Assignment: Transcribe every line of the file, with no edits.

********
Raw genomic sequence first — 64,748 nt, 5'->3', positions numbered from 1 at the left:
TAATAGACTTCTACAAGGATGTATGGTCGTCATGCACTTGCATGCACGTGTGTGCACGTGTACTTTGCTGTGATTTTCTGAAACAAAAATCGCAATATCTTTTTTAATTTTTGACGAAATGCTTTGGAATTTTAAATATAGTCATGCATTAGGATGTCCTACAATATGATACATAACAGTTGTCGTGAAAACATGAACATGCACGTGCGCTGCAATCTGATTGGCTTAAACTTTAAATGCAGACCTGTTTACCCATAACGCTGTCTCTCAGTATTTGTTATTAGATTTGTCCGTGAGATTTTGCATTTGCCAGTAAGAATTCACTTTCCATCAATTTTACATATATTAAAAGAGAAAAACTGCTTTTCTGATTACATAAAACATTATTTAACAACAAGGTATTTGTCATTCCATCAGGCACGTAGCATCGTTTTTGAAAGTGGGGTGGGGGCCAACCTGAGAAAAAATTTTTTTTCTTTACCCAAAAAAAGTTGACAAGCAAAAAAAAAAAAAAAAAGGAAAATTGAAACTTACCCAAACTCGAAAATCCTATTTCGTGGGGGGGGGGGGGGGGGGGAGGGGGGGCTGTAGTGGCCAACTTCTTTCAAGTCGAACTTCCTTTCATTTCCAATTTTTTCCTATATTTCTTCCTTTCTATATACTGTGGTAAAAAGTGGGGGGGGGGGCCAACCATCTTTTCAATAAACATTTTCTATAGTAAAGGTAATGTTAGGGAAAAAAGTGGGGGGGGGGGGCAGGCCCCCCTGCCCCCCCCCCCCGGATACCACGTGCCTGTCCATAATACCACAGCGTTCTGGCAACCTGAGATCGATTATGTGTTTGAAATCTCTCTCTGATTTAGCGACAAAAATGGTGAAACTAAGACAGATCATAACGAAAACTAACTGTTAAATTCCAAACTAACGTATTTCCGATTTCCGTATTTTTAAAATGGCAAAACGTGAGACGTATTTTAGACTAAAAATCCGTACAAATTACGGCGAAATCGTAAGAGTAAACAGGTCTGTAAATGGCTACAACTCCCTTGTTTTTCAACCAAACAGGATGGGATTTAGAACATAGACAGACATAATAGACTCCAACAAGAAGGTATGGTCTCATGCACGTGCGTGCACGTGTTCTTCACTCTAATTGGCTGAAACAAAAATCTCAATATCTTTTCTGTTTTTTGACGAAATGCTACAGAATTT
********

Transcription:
Raw genomic sequence first — 64,748 nt, 5'->3', positions numbered from 1 at the left:
TAATAGACTTCTACAAGGATGTATGGTCGTCATGCACTTGCATGCACGTGTGTGCACGTGTACTTTGCTGTGATTTTCTGAAACAAAAATCGCAATATCTTTTTTAATTTTTGACGAAATGCTTTGGAATTTTAAATATAGTCATGCATTAGGATGTCCTACAATATGATACATAACAGTTGTCGTGAAAACATGAACATGCACGTGCGCTGCAATCTGATTGGCTTAAACTTTAAATGCAGACCTGTTTACCCATAACGCTGTCTCTCAGTATTTGTTATTAGATTTGTCCGTGAGATTTTGCATTTGCCAGTAAGAATTCACTTTCCATCAATTTTACATATATTAAAAGAGAAAAACTGCTTTTCTGATTACATAAAACATTATTTAACAACAAGGTATTTGTCATTCCATCAGGCACGTAGCATCGTTTTTGAAAGTGGGGTGGGGGCCAACCTGAGAAAAAATTTTTTTTCTTTACCCAAAAAAAGTTGACAAGCAAAAAAAAAAAAAAAAAGGAAAATTGAAACTTACCCAAACTCGAAAATCCTATTTCGTGGGGGGGGGGGGGGGGGGGAGGGGGGGCTGTAGTGGCCAACTTCTTTCAAGTCGAACTTCCTTTCATTTCCAATTTTTTCCTATATTTCTTCCTTTCTATATACTGTGGTAAAAAGTGGGGGGGGGGGCCAACCATCTTTTCAATAAACATTTTCTATAGTAAAGGTAATGTTAGGGAAAAAAGTGGGGGGGGGGGGCAGGCCCCCCTGCCCCCCCCCCCCGGATACCACGTGCCTGTCCATAATACCACAGCGTTCTGGCAACCTGAGATCGATTATGTGTTTGAAATCTCTCTCTGATTTAGCGACAAAAATGGTGAAACTAAGACAGATCATAACGAAAACTAACTGTTAAATTCCAAACTAACGTATTTCCGATTTCCGTATTTTTAAAATGGCAAAACGTGAGACGTATTTTAGACTAAAAATCCGTACAAATTACGGCGAAATCGTAAGAGTAAACAGGTCTGTAAATGGCTACAACTCCCTTGTTTTTCAACCAAACAGGATGGGATTTAGAACATAGACAGACATAATAGACTCCAACAAGAAGGTATGGTCTCATGCACGTGCGTGCACGTGTTCTTCACTCTAATTGGCTGAAACAAAAATCTCAATATCTTTTCTGTTTTTTGACGAAATGCTACAGAATTT